I was also thinking about accomplishing things with others (like Cat and Jamie, but also our entire team).  It reminded me of this video clip (also from the Deming Institute Blog) featuring Bill Bellows: http://blog.deming.org/2013/06/how-did-we-do-on-the-test/

Although it is mostly about grading and evaluation, I think it also emphasizes that in almost any endeavor, the achievements we make are through and with others … not alone.

June 19, 2013
Fast Thinking & Slow Thinking

gemba walk” (lean thinking term) to go to the actual place where value is added + “walkabout” (Australian aborigine) a short period of wandering bush life engaged as an occasional interruption of regular work . Mike Stoecklein . mstoecklein@createvalue.org . my employer gave me that e-mail address, but the ideas and opinions below are mine.

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I came across this from one of my favorite websites: http://www.youtube.com/watch?feature=player_embedded&v=yanow4fcYg0 
It’s worth watching.  Here’s a related one: http://www.youtube.com/watch?feature=player_embedded&v=0zMbtamP8_E 
The website I am referencing is: http://blog.deming.org
The topic of slow thinking and fast thinking makes good sense to me and is something I am trying to learn more about.  I found this book: Thinking, Fast and Slow by Daniel Kahneman (a Nobel Laurette – in economics)

Some excerpts from the book (so far, I’m not done reading it):

I adopt terms originally proposed by the psychologists Keith Stanovich and Richard West, and will refer to two systems in the mind, System 1 and System 2. System 1 operates automatically and quickly, with little or no effort and no sense of voluntary control. System 2 allocates attention to the effortful mental activities that demand it, including complex computations. The operations of System 2 are often associated with the subjective experience of agency, choice, and concentration.
When we think of ourselves, we identify with System 2, the conscious, reasoning self that has beliefs, makes choices, and decides what to think about and what to do. Although System 2 believes itself to be where the action is, the automatic System 1 is the hero of the book. I describe System 1 as effortlessly originating impressions and feelings that are the main sources of the explicit beliefs and deliberate choices of System 2. The automatic operations of System 1 generate surprisingly complex patterns of ideas, but only the slower System 2 can construct thoughts in an orderly series of steps. I also describe circumstances in which System 2 takes over, overruling the freewheeling impulses and associations of System 1. You will be invited to think of the two systems as agents with their individual abilities, limitations, and functions.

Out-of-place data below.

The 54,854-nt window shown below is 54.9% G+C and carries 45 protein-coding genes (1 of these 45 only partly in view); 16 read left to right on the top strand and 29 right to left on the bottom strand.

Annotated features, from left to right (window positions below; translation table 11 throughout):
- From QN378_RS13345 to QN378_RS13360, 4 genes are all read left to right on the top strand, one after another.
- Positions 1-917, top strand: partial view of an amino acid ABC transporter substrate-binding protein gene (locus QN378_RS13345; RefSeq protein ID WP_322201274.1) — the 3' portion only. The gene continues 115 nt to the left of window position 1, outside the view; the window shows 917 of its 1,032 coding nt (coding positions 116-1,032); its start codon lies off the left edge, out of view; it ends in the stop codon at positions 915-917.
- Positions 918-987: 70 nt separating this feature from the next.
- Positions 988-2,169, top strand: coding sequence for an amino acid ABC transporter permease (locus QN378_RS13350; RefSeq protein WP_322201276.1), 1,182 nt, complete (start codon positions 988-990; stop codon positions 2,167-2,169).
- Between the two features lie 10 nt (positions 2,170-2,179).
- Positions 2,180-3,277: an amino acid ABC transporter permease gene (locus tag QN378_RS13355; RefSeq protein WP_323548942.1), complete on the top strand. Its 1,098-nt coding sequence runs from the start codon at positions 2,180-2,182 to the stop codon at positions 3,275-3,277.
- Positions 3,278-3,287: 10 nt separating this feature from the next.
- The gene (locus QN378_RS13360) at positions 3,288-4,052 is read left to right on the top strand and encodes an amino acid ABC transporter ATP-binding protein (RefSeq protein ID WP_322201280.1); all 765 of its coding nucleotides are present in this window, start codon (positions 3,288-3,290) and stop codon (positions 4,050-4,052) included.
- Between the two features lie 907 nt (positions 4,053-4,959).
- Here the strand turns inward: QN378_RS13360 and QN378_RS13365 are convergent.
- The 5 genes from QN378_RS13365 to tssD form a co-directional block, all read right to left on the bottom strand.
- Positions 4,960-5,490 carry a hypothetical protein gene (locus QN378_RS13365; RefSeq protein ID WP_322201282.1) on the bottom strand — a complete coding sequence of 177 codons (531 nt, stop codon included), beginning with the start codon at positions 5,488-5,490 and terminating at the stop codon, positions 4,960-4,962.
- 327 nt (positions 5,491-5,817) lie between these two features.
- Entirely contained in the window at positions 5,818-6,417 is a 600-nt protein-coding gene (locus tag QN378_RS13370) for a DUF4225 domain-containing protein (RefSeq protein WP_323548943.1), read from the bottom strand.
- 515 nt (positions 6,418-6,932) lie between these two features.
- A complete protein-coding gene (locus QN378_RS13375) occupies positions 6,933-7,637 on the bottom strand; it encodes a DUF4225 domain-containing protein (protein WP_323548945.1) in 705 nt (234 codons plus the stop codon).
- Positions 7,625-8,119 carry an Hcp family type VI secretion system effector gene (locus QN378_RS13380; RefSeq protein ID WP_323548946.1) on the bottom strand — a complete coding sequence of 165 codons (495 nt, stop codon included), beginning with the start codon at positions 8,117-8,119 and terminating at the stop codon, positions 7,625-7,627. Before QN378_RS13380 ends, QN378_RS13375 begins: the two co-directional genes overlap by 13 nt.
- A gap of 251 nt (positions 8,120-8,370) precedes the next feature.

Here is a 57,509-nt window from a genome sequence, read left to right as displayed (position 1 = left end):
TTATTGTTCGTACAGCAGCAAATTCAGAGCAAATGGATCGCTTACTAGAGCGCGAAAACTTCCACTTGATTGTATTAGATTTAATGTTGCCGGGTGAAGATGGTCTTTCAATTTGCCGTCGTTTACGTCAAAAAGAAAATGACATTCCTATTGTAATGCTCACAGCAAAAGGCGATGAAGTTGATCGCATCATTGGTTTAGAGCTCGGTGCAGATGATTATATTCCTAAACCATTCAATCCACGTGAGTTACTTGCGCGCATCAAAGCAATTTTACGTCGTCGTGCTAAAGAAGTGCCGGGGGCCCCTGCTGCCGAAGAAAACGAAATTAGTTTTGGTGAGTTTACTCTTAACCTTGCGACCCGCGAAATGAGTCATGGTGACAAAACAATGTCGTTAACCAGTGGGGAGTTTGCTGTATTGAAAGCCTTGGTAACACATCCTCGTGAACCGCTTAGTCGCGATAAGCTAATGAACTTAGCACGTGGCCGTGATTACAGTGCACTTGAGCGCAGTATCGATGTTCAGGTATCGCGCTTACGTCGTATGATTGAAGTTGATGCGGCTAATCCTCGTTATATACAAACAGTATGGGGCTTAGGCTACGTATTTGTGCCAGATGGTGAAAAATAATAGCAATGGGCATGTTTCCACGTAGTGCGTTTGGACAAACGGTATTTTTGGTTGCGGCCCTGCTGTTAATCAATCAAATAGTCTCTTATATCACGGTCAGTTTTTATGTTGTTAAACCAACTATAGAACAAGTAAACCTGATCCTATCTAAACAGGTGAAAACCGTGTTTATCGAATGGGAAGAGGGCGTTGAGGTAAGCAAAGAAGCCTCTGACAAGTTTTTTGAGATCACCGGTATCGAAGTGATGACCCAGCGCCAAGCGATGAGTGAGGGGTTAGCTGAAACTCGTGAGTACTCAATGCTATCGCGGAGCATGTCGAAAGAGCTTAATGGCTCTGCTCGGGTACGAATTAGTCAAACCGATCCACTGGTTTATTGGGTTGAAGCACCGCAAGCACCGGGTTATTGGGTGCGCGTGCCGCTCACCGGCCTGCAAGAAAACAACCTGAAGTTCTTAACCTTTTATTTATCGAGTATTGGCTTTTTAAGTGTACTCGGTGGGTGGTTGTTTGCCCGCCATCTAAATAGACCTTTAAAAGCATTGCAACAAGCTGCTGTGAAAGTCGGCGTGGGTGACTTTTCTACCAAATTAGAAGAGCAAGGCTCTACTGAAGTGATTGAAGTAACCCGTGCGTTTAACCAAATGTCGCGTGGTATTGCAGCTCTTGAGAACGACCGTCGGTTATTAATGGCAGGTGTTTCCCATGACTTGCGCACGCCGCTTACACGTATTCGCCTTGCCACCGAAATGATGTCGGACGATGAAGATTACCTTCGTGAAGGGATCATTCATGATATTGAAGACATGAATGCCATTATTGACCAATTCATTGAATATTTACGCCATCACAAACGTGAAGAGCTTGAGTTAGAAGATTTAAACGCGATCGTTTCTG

In rough order of complexity, here are some examples of the automatic activities that are attributed to System 1:
Detect that one object is more distant than another.
Orient to the source of a sudden sound.
Complete the phrase “bread and…”
Make a “disgust face” when shown a horrible picture.
Detect hostility in a voice. Answer to 2 + 2 = ?
Read words on large billboards.
Drive a car on an empty road.
Find a strong move in chess (if you are a chess master).
Understand simple sentences.
Recognize that a “meek and tidy soul with a passion for detail” resembles an occupational stereotype.
The highly diverse operations of System 2 have one feature in common: they require attention and are disrupted when attention is drawn away. Here are some examples: Brace for the starter gun in a race.
Focus attention on the clowns in the circus.
Focus on the voice of a particular person in a crowded and noisy room.
Look for a woman with white hair.
Search memory to identify a surprising sound.
Maintain a faster walking speed than is natural for you.
Monitor the appropriateness of your behavior in a social situation.
Count the occurrences of the letter a in a page of text.
Tell someone your phone number.
Park in a narrow space (for most people except garage attendants).
Compare two washing machines for overall value.
Fill out a tax form.
Check the validity of a complex logical argument.

In all these situations you must pay attention, and you will perform less well, or not at all, if you are not ready or if your attention is directed inappropriately. System 2 has some ability to change the way System 1 works, by programming the normally automatic functions of attention and memory.

June 16, 2013
Still “All In” … and could use some help